“‘Let him speak no more’: Trust, Censorship, and Early Modern Anti-Confession”

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This article explores an oddly dependent relationship between censorship and confession. Comparing the way that Shakespeare's fictional villainous moor, Aaron, confesses his crimes to the confessions of real-life villains like the Earl of Essex or, more recently, Ian Brady, Myra Hindley, Fred and Rosemary West, reveals an odd relationship of trust between the confessant and their audience who need to hear what they have to say. The relationship challenges previous assessments of trust expressed by Foucault and Beckwith. The act of censorship, as palpable for Aaron as it was for Ian Brady, highlights the limits of that trust and how vulnerable we really are to violent acts of articulation.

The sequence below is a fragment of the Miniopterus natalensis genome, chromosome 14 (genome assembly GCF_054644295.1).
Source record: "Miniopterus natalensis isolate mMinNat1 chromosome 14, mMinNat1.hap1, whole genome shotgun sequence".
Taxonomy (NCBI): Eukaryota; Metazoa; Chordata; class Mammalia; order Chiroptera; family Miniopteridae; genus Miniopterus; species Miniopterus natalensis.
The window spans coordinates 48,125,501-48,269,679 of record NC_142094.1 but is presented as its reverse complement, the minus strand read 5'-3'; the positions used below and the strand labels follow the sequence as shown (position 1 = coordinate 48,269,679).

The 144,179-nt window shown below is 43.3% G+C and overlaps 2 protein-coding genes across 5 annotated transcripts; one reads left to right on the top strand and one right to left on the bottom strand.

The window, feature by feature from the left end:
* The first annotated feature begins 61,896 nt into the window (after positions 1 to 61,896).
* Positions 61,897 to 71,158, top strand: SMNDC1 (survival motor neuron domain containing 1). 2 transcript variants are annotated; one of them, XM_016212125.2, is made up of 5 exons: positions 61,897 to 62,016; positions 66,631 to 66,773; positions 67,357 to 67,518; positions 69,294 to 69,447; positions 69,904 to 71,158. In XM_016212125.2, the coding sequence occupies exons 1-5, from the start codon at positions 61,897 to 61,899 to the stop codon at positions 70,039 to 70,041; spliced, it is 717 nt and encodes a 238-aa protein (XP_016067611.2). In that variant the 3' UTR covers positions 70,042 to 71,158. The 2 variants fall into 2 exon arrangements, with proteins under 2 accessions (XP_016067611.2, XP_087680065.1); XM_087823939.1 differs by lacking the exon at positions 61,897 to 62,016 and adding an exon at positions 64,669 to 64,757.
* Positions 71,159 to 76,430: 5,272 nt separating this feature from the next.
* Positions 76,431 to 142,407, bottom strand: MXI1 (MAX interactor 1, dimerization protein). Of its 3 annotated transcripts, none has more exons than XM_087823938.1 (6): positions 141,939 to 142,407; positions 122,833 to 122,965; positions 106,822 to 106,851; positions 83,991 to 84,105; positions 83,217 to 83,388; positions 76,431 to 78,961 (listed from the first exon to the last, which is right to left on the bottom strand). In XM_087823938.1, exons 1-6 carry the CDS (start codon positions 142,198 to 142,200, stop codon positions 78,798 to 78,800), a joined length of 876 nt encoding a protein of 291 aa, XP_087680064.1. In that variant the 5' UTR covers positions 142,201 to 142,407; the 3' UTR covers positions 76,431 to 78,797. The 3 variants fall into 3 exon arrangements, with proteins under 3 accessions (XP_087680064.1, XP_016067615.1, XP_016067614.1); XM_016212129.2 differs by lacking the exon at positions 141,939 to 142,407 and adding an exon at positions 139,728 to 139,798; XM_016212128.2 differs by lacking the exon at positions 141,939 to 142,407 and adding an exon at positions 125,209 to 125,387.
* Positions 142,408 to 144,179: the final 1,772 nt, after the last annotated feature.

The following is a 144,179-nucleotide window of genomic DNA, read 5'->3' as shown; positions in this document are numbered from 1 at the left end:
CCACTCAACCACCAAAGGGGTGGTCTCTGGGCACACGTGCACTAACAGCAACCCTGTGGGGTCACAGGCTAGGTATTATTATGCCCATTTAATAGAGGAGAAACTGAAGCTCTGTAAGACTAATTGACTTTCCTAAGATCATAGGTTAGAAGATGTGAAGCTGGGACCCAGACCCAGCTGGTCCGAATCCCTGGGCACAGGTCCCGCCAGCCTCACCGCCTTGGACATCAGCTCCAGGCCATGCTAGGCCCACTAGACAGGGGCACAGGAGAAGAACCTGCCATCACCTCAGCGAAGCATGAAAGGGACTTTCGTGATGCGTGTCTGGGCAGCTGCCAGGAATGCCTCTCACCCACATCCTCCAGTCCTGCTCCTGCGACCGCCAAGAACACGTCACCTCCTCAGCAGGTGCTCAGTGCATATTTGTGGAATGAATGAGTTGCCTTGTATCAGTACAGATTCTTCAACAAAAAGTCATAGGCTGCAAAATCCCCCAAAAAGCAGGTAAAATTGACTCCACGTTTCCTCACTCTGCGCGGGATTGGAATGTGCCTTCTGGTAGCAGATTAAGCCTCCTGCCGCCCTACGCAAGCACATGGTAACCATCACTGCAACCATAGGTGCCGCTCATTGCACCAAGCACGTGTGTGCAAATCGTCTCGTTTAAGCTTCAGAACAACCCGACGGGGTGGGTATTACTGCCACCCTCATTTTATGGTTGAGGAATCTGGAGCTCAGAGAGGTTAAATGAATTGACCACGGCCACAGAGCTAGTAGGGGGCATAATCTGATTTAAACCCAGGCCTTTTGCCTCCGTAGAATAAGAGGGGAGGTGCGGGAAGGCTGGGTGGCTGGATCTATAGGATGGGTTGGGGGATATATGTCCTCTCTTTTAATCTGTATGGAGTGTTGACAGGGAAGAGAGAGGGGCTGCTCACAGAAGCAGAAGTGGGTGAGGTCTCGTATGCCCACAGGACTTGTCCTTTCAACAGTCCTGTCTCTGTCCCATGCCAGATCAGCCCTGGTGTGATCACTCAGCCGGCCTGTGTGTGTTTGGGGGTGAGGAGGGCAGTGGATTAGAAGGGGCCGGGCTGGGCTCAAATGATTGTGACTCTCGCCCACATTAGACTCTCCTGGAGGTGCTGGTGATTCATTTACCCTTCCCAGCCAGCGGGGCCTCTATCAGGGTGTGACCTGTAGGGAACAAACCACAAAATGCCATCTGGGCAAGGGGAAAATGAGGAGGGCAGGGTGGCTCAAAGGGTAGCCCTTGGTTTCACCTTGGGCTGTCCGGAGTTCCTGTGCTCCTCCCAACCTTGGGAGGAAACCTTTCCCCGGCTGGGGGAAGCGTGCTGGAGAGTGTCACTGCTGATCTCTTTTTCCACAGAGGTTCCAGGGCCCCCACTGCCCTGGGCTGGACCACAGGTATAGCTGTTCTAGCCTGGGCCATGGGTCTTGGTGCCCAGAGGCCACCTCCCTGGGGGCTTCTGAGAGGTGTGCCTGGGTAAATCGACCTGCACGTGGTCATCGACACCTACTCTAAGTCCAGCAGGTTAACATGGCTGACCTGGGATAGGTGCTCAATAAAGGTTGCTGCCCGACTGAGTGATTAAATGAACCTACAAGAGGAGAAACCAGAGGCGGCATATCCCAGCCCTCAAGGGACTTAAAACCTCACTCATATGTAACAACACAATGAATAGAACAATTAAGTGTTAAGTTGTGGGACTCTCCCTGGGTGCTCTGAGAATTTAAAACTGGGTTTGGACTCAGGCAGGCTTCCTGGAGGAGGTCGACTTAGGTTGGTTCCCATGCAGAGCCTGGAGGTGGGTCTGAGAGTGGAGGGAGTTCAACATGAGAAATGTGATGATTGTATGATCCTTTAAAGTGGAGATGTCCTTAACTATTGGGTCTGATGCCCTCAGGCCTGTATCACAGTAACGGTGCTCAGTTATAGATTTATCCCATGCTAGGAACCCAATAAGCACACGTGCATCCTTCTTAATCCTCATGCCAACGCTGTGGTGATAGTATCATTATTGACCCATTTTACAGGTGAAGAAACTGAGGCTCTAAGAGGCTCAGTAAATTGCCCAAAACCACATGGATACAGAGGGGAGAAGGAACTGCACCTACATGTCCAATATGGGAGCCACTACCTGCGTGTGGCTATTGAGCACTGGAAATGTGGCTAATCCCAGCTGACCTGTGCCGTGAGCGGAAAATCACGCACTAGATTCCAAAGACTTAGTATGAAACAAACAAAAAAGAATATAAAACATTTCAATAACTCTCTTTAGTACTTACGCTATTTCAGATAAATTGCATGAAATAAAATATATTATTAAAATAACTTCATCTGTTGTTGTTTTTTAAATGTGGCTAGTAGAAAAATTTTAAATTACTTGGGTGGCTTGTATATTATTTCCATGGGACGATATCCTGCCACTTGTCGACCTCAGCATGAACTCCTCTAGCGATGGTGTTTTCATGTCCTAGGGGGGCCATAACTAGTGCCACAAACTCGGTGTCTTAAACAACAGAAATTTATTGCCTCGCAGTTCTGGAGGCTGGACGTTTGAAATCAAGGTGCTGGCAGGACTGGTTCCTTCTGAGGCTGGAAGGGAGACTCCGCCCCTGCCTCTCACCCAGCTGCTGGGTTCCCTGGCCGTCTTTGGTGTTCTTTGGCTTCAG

OriginalsprogEngelsk
TitelFreedom and Censorship in Early Modern English Literature
RedaktørerSophie Chiari
Antal sider8
UdgivelsesstedLondon
ForlagRoutledge
Udgivelsesår22 okt. 2018
Sider132-140
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ISBN (trykt)978-1-138-36653-4
ISBN (Elektronisk)978-0-429-40094-0
StatusUdgivet - 22 okt. 2018
SerietitelRoutledge Studies in Renaissance Literature and Culture
Vol/bind48

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